Decisiveness and Intuition – A Spies 2 Best Friends

I’ve heard it said that there are only two conditions under which most people will make a decision.

The first case is when they are totally convinced that they have all of the available information and have received everybody’s input.

The second case is when the individual has no idea about any of it and basically flips a coin and calls heads or tails.

In reality, only one of them ever actually makes the decision. The other guy just wishes he had a coin to flip.

I have also heard it said that paying the price to develop wisdom becomes the tuition for your intuition.

There is an inordinate amount of training, education, physical development, and incurred mental prowess required to become an intelligence operative.

But, there are two traits that you must already possess before you will even be admitted into the Agency.

One of them is listed in bold on the Agency’s recruitment page:

“As part of the program, trainees are expected to: …Make reasoned decisions under time constraints”

Here’s what I can tell you from my decades as an intelligence operative.

Sometimes, its less about what you know and more about what you do that keeps you alive, protects US national security and advances our interests all around the globe.

One of the best ways to prepare to make life and death decisions for yourself and others is to become very accustomed to making all kinds of decisions.

This is going to sound counterintuitive, but making the wrong decisions can teach you as much about making the right decision as anything else.

What will never help you make good decisions is avoiding making decisions.

It’s easy to learn that most “wrong” decisions are not catastrophic. I am not talking about deciding to stay in your lane on a two-lane highway.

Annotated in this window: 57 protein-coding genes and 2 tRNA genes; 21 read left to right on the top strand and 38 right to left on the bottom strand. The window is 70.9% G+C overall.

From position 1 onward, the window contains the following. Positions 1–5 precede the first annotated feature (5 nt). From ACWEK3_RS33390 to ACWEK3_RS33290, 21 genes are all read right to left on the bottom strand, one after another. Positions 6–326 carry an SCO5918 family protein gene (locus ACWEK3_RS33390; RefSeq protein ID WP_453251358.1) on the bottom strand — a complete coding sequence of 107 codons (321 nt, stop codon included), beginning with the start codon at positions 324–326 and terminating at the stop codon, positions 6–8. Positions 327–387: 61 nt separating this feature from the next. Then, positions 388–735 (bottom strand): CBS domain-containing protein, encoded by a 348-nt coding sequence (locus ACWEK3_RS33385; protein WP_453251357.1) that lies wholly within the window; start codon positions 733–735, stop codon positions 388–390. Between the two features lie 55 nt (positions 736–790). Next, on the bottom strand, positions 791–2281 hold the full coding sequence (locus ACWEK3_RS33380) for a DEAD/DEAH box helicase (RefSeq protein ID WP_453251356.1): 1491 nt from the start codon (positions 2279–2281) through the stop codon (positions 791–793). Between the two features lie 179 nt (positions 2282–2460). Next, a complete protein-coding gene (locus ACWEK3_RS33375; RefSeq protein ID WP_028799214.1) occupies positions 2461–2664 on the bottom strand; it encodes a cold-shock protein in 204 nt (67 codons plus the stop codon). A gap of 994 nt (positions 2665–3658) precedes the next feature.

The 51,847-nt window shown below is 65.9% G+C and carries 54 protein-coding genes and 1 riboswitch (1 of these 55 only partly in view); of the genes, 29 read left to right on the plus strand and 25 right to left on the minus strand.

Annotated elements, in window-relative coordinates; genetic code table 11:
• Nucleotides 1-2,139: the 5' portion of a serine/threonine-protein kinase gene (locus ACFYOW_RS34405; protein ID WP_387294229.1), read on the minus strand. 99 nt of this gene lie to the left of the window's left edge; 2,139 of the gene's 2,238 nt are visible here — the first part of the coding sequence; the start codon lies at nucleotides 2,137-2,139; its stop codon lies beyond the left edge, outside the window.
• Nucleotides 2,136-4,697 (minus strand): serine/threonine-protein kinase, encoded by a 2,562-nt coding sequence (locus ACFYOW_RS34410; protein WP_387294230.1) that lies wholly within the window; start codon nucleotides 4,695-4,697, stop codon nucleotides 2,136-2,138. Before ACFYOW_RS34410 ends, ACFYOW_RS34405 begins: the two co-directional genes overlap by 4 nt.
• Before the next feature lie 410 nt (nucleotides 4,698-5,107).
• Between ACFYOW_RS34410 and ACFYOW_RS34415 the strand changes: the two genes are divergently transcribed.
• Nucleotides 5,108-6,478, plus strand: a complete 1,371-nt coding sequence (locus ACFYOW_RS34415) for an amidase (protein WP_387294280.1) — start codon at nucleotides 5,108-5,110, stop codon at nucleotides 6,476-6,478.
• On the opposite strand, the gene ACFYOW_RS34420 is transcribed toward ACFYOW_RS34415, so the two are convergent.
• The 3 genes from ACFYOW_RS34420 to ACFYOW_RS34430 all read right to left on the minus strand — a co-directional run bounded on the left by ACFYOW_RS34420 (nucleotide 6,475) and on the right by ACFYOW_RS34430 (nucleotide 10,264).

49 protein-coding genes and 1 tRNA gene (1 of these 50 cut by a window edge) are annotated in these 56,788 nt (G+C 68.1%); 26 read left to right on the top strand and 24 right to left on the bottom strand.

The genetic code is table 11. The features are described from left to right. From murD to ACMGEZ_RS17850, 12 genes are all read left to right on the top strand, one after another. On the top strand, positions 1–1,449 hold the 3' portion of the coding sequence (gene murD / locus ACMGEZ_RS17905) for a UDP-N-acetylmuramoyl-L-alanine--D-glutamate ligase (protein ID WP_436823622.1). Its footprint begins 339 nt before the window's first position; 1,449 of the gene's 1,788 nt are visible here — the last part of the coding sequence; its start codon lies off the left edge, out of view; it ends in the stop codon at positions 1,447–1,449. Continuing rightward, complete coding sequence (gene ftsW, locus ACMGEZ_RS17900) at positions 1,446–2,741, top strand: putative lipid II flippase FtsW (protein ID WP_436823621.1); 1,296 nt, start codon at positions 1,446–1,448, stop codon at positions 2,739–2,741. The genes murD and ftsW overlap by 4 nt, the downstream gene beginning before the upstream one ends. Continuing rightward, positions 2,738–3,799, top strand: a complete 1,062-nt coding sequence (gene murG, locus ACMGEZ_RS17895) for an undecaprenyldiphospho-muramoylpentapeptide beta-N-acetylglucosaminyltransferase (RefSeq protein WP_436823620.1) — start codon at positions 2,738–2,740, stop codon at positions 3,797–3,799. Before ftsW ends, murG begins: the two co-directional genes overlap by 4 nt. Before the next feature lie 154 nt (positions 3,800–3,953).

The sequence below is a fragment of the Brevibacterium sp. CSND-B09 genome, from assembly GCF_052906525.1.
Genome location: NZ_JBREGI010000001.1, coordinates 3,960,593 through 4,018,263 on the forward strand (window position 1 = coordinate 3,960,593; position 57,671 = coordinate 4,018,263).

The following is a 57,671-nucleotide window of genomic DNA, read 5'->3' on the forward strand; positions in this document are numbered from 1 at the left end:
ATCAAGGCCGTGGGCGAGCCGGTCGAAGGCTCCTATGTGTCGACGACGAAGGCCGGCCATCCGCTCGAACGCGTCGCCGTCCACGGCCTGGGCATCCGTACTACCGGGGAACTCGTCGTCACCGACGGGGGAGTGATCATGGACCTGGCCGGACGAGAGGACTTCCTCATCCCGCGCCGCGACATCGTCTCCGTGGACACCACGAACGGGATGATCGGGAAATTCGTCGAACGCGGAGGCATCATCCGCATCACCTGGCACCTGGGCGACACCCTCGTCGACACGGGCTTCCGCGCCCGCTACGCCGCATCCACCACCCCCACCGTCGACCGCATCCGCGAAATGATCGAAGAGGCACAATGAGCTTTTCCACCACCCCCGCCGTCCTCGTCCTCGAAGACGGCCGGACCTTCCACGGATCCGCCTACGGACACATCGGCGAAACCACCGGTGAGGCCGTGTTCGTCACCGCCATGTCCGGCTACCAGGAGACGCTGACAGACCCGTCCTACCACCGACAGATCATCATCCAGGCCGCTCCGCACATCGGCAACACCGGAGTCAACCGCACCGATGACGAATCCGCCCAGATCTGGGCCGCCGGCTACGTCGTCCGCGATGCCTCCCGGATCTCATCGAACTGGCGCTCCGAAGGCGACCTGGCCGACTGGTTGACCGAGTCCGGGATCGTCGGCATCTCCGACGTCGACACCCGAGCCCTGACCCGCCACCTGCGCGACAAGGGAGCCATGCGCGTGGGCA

I am talking about deciding which lawn mower to buy, or what route to take to work, or if you should work on your project or take your spouse to the movies.

Each time you make a decision, your subconscious is collecting data on the results, analyzing why you made the choice and storing that calculus for future use.

The more you refine your own decision making skills through graduated experiences, the more valuable you will be to everyone, including to yourself.

Decision making also enhances your intuition.

Your intuition is effectively the preconceived thoughts that your mind develops in your subconscious even before you begin to actively collect information, assess it and decide what to do.

Developing a strong, reliable intuition puts you fractions of a second ahead of everyone else.

And just like in the Olympics, contests are won or lost in milliseconds and millimeters not minutes or feet.

One of the best ways to develop and refine your intuition is to act upon it every time you can – as fast as you can.

That will create a feedback loop to your subconscious and help your brain improve its intuitional skills and accelerate their development and their rise to conscious behavior.

Don’t be afraid of making the wrong decision, be very afraid of not making a decision.

And become best friends with your intuition. You never know when it will save your life.

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